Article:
Out of Gas: The Slow Deaths of Formula One and IRL Racing in North America

Daniel ZylberkanCorrespondent IJuly 23, 2009

INDIANAPOLIS - MAY 12: (L-R) Michael Andretti, driver of the #39 Andretti Green Racing Dallara Honda with his son Marco Andretti, driver of the #26 Andretti Green Racing Dallara Honda and Mario Andretti watch during qualifying for the IRL Indycar Series 91st running of the Indianapolis 500 on May 12, 2007 at the Indianapolis Motor Speedway in Indianapolis, Indiana.  (Photo by Darrell Ingham/Getty Images)

A long time ago and in a place not so far away, open wheel racing mattered.

This place was called North America Apparently this no longer holds true; open wheel racing has been suffering a slow death in North America in the last decade or so. And its a bloody shame.

So what caused this? Was it the rise of NASCAR? Was it the Americans' loss of pride in their own industry? Was it because of open wheel racing becaem more "foreign" to us? Was it the IRL-CART split?

NASCAR has become a lot more popular in the past decade, but I don't think that the open wheel's loss of popularity is because of NASCAR's rise.

After the IRL-CART split, there was a vacuum in the world of motor sports in the North American market. NASCAR benefited from the fall of open wheel racing, not the other way around.

In past decades—especially in the 1950s and 60s—the American automobile industry was the envy of the world. The center of innovation was in North America. Ford and General Motors was where the world came for research and development.

The idea of the turbine car—the first mass-produced fuel-injection engine since the 300SL Gullwing—was developed and sold by General Motors in the Corvette. Streamlined cars were popularized by the jet and space inspired designs of the late 1950s. The future of the automobile industry was to come from the United States.

But when the oil crisis hit in the 1973, the American car industry went into a dark age it still has not come out of. 

That is when Europe—Germany in particular—and Japan became the world centers of automobile know-how and innovation.

So North Americans lost a lot of interest in the technology and developmental aspect of motor sports.

In the long term, the enthusiasm and passion of the fans for the the sport diminished, because they had nothing to look forward to during a competition.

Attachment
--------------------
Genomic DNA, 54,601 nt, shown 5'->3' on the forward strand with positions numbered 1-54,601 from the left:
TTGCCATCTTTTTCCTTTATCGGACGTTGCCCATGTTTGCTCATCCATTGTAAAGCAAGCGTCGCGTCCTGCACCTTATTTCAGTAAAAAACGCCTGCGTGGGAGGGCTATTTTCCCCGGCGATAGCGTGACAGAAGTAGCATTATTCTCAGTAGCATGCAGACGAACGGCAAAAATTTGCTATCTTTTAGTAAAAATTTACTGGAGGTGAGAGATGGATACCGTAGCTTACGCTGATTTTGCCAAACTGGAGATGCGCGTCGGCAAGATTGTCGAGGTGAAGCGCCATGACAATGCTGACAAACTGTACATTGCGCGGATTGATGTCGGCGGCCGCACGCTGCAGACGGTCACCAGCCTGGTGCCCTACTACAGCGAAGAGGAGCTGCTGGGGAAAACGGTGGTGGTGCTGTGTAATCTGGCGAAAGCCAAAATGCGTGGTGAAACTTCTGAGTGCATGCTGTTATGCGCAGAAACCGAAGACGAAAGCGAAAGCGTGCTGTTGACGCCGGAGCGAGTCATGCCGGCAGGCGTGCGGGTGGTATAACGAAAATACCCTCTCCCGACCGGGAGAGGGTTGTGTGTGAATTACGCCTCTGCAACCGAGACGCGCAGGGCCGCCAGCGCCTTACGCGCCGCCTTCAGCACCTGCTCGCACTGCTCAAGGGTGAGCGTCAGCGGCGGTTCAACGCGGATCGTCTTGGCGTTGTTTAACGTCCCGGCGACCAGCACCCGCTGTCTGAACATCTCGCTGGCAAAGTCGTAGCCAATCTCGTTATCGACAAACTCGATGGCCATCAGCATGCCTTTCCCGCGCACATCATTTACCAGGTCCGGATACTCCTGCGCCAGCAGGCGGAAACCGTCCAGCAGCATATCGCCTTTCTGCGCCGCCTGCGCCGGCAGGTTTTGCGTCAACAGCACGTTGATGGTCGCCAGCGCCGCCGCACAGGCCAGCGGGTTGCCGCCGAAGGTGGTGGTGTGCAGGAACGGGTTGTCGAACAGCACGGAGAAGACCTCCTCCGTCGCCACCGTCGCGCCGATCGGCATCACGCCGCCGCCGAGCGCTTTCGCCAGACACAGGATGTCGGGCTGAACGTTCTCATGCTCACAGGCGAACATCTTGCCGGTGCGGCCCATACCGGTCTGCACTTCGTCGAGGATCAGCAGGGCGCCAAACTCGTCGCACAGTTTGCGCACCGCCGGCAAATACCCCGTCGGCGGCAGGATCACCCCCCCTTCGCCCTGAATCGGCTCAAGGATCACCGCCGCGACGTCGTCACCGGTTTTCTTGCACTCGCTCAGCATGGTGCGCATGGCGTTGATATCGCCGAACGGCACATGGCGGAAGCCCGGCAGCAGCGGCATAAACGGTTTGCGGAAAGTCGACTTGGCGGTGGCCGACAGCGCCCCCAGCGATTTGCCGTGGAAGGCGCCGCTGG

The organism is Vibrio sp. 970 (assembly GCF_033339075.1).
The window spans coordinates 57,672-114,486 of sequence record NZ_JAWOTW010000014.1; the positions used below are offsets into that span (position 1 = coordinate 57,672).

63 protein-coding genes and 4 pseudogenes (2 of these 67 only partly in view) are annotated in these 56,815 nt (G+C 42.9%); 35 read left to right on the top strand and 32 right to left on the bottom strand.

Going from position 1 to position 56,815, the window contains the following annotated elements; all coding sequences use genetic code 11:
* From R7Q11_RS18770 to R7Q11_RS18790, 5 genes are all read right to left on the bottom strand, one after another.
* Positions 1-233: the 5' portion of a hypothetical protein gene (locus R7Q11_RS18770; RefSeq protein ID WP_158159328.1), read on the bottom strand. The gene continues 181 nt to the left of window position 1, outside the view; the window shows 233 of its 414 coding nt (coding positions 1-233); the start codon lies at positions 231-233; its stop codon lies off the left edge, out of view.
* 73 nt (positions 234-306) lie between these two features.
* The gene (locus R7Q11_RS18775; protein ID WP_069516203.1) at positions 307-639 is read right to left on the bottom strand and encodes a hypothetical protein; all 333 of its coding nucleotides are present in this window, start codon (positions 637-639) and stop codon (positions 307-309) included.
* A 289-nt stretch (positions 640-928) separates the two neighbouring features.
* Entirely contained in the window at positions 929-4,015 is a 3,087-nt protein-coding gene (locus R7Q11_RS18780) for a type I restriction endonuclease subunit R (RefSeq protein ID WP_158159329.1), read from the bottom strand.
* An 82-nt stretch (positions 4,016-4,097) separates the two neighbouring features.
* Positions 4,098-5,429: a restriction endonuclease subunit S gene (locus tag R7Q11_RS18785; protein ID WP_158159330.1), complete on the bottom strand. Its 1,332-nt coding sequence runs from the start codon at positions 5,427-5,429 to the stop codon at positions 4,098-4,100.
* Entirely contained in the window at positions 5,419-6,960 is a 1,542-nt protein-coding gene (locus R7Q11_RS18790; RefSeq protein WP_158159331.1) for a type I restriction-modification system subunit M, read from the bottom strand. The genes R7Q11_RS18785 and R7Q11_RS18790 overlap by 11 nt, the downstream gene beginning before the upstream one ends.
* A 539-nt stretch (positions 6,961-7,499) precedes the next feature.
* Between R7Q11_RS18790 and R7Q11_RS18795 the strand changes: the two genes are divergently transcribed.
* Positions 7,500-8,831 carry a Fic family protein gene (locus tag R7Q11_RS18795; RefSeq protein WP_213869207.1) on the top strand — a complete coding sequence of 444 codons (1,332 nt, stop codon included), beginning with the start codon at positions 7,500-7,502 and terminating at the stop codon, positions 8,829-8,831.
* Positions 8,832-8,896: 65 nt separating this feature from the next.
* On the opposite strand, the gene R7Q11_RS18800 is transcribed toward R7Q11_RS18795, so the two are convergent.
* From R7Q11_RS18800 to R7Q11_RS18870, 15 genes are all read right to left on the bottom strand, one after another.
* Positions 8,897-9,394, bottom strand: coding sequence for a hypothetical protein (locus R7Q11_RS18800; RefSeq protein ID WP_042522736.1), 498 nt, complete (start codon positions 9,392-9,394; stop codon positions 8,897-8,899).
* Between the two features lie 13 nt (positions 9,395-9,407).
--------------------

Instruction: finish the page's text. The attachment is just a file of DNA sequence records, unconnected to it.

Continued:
Open wheel racing has become a foreign sport, even in North America. Where Aussies, Brazilians, Brits, and the Frenchman who got fired this week by Toro Rosso, have dominated the competition in CART and IRL in the past decade and a half.

But that doesn't mean Americans and Canadians don't have the talent to compete with the rest of the world.

After all, the Villeneuves, the Andrettis, the Rahals, Phil Hill, and Dan Gurney all come from North America.

The IRL-CART split irreparably hurt racing in North America. The Indianapolis 500 used to be a huge television event: the symbolic beginning of the summer season, the ubiquitous soundtrack of all Memorial Day cookouts. 

Now, it's a footnote or some sort of terrible side story. People only know Helio Castroneves for dancing and tax evasion, not for his three Indianapolis 500 wins.

IndyCar has quickly become irrelevant, and I feel bad for both the fans and the people in the sport itself.

To add insult to injury, because of the financial crisis and both Bernie Ecclestone's and Tony George's stubbornness, there is no Formula One race in North America this season; the sign that Formula One has hit rock bottom in popularity and relevancy on this side of the pond.

I know it gets tiring for people to read an article full of problems and with no solutions, but I'm no marketing genius. It's up for someone else to find some solutions for these problems.

I know it can be done and whoever does figure it out will forever have my gratitude. I hate feeling like a weird person for liking motor sports; after all, it is one of the most popular sports in the world.